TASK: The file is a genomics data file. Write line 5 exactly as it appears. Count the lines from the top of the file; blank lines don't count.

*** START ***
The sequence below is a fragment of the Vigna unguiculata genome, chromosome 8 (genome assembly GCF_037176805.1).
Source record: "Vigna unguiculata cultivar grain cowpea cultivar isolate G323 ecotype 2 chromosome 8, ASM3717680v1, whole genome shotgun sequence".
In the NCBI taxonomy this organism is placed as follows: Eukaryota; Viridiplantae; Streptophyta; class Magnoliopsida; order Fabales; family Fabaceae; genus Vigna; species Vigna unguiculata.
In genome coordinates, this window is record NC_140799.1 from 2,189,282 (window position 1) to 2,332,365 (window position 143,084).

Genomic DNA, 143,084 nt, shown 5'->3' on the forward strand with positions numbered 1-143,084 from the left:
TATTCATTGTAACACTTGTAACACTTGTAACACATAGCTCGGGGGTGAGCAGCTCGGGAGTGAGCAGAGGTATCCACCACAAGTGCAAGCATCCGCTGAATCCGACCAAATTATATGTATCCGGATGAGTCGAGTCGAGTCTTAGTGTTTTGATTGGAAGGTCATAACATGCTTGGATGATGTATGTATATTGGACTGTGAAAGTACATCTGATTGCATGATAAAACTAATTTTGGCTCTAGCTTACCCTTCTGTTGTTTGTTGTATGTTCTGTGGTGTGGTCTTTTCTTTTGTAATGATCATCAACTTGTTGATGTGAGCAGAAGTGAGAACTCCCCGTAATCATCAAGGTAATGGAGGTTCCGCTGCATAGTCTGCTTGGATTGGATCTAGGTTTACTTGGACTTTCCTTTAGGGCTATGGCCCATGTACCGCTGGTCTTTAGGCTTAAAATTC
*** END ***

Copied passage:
Genomic DNA, 143,084 nt, shown 5'->3' on the forward strand with positions numbered 1-143,084 from the left: